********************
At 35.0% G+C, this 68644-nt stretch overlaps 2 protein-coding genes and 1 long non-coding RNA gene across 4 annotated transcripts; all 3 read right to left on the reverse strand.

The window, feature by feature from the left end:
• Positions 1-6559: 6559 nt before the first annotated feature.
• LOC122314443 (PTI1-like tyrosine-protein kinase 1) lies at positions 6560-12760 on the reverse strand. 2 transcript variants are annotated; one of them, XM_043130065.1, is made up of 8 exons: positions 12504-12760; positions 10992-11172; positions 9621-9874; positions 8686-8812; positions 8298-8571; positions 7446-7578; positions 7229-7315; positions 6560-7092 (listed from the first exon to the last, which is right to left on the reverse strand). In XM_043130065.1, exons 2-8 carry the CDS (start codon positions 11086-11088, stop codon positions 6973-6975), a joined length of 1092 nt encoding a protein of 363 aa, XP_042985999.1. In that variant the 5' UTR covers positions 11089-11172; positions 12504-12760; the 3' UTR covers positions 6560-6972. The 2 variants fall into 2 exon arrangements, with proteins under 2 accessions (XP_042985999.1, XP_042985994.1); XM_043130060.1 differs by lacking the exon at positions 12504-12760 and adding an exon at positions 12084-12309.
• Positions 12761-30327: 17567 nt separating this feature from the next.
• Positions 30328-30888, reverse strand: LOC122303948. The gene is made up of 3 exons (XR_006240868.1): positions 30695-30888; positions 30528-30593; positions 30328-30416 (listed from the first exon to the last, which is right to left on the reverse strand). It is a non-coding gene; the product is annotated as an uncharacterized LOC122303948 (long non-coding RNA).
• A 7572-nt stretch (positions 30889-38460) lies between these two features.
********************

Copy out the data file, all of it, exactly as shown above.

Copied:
At 35.0% G+C, this 68644-nt stretch overlaps 2 protein-coding genes and 1 long non-coding RNA gene across 4 annotated transcripts; all 3 read right to left on the reverse strand.

The window, feature by feature from the left end:
• Positions 1-6559: 6559 nt before the first annotated feature.
• LOC122314443 (PTI1-like tyrosine-protein kinase 1) lies at positions 6560-12760 on the reverse strand. 2 transcript variants are annotated; one of them, XM_043130065.1, is made up of 8 exons: positions 12504-12760; positions 10992-11172; positions 9621-9874; positions 8686-8812; positions 8298-8571; positions 7446-7578; positions 7229-7315; positions 6560-7092 (listed from the first exon to the last, which is right to left on the reverse strand). In XM_043130065.1, exons 2-8 carry the CDS (start codon positions 11086-11088, stop codon positions 6973-6975), a joined length of 1092 nt encoding a protein of 363 aa, XP_042985999.1. In that variant the 5' UTR covers positions 11089-11172; positions 12504-12760; the 3' UTR covers positions 6560-6972. The 2 variants fall into 2 exon arrangements, with proteins under 2 accessions (XP_042985999.1, XP_042985994.1); XM_043130060.1 differs by lacking the exon at positions 12504-12760 and adding an exon at positions 12084-12309.
• Positions 12761-30327: 17567 nt separating this feature from the next.
• Positions 30328-30888, reverse strand: LOC122303948. The gene is made up of 3 exons (XR_006240868.1): positions 30695-30888; positions 30528-30593; positions 30328-30416 (listed from the first exon to the last, which is right to left on the reverse strand). It is a non-coding gene; the product is annotated as an uncharacterized LOC122303948 (long non-coding RNA).
• A 7572-nt stretch (positions 30889-38460) lies between these two features.